Alice Cooper Pays Tribute to Former ‘Irreplaceable’ Guitarist

Alice Cooper Pays Tribute to Former ‘Irreplaceable’ Guitarist

CooperOne of the most successful rock stars of all time has opened up on Wednesday. The vocalist and frontman Alice Cooper paid tribute and called Dick Wagner, his band’s former guitarist and collaborator, as irreplaceable. Wagner co-wrote some songs released into Welcome to My Nightmare, Cooper’s eighth studio and first solo album.

The rock star stated he never expect to lose close friends even though he know “it is inevitable.” According to Cooper, there are few people that he enjoyed working; Wagner was one of them. “He was one of a kind. He is irreplaceable,” said the 66-year-old frontman. He remembered that most of Welcome to My Nightmare was written with the guitarist’s help, “Some of my biggest singles were ballads what I wrote with him.”

Dick Wagner joined Alice Cooper band in the 1970s. When the members of the group parted ways in 1974, Wagner became the principal co-writer in the solo work of Cooper. The first released album of this new era was Welcome to My Nightmare. He did not co-write just five of the 11-track record. “There was magic in the way we wrote together,” said the vocalist. He also stated that Wagner was always able to find the right chord to match with something Cooper was working on.

Born Richard Allen Wagner, Dick moved to New York in 1972 and formed a band called Ursa Major. The original line-up included Billy Joel. After a national tour with Jeff Beck, Wagner was recruited to join the solo work of Alice Cooper. He played with him for approximately 10 years. Wagner lent his talent to a few albums recorded by great musicians or bands as Peter Gabriel, Air Supply, Hall & Oates, Burton Cummings, Lou Reed, Aerosmith and Kiss.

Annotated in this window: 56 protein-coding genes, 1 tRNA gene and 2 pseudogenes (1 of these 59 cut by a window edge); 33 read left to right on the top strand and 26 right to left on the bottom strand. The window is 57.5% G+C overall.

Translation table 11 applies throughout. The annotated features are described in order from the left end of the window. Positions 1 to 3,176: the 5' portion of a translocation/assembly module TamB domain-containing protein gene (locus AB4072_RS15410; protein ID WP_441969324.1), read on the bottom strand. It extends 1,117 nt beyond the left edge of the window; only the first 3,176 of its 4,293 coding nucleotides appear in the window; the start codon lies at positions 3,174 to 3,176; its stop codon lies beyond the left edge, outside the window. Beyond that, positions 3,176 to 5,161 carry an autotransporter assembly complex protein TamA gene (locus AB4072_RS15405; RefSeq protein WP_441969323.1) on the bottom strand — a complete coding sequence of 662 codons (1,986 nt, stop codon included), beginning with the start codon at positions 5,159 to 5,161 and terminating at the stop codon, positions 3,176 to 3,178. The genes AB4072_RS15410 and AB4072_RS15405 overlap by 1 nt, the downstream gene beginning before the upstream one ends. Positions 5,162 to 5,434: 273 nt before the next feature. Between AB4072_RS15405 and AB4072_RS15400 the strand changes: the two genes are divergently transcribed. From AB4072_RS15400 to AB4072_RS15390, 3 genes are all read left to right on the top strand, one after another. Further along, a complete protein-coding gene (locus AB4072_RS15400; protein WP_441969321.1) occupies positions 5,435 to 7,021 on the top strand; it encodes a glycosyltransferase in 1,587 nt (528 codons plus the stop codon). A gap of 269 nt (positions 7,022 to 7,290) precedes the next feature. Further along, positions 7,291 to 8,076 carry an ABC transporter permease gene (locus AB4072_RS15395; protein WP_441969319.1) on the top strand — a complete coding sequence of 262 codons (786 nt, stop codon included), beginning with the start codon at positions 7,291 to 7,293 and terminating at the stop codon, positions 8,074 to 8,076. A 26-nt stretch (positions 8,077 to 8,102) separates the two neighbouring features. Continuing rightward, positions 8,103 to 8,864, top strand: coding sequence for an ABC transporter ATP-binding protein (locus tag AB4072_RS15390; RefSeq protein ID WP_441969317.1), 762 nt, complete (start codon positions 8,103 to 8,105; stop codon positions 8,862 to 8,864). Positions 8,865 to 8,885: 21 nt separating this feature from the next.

Paul Stanley accompanied Cooper and also paid tribute to Alice’s late “irreplaceable” guitarist. The vocalist of Kiss said in a statement that Wagner was a stellar player. Moreover, according to Stanley, his work with Steve Hunter, also guitarist, on Rock&Roll Animal, Lou Reed’s album, was legendary. Kiss’ bassist Gene Simmons completed, “He was consummate gentleman axeman and will be missed.” The musician worked with Kiss on 1976 Destroyer, but was not credited. He replaced the original guitarist Ace Frehley on the track Sweet Pain and recorded the acoustic guitar on Beth. Wagner also played one guitar solo on Revenge album, released on May 1992.

SRC and Detroit Wheels’ Ray Goodman knew Wagner since the 1960s and said, “I consider him the best and brightest of my generation.” Goodman has been Wagner’s band leader since 2011. He stated his friend could write a song about anything because he had a gift. Rationals’ Scott Morgan, another colleague of Wagner’s, said, “He played very well, but his songwriting ability was probably underestimated.”

Dick Wagner had a heart attack in 2007 and spent two weeks in a coma. He managed to recover physically, released a new album, Full Meltdown, and published Not Only Women Bleed: Vignettes From the Heart of a Rock Musician, his memoir. The irreplaceable former guitarist of Alice Cooper, who paid tribute to him, played his final concert on June 29 in Owosso, Michigan. Wagner had been suffering since July from an infection following heart surgery. He died at the age of 71 of a respiratory failure in Phoenix, Arizona. According to his manager, a memorial will be held in Michigan.

By Murillo Moret

Hollywood Life

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